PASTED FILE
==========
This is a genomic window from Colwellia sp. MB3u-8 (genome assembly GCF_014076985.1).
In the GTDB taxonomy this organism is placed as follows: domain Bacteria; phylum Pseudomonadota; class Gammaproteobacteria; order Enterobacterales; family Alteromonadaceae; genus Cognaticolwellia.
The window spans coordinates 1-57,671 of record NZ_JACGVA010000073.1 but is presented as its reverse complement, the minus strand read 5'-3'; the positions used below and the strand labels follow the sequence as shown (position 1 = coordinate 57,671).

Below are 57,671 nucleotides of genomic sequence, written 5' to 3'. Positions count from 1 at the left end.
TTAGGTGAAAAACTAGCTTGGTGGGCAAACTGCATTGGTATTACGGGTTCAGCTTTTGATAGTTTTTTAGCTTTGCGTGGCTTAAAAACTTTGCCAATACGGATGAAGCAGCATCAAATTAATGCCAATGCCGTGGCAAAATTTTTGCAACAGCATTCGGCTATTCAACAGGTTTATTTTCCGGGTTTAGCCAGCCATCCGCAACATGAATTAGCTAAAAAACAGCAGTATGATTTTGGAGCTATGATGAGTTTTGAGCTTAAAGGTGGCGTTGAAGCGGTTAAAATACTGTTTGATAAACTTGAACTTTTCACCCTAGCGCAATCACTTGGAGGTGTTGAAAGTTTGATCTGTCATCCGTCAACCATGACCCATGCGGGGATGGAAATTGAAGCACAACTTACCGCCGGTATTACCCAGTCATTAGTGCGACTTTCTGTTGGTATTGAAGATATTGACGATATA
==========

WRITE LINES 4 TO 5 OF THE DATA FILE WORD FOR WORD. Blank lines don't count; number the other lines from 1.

Below are 57,671 nucleotides of genomic sequence, written 5' to 3'. Positions count from 1 at the left end.
TTAGGTGAAAAACTAGCTTGGTGGGCAAACTGCATTGGTATTACGGGTTCAGCTTTTGATAGTTTTTTAGCTTTGCGTGGCTTAAAAACTTTGCCAATACGGATGAAGCAGCATCAAATTAATGCCAATGCCGTGGCAAAATTTTTGCAACAGCATTCGGCTATTCAACAGGTTTATTTTCCGGGTTTAGCCAGCCATCCGCAACATGAATTAGCTAAAAAACAGCAGTATGATTTTGGAGCTATGATGAGTTTTGAGCTTAAAGGTGGCGTTGAAGCGGTTAAAATACTGTTTGATAAACTTGAACTTTTCACCCTAGCGCAATCACTTGGAGGTGTTGAAAGTTTGATCTGTCATCCGTCAACCATGACCCATGCGGGGATGGAAATTGAAGCACAACTTACCGCCGGTATTACCCAGTCATTAGTGCGACTTTCTGTTGGTATTGAAGATATTGACGATATA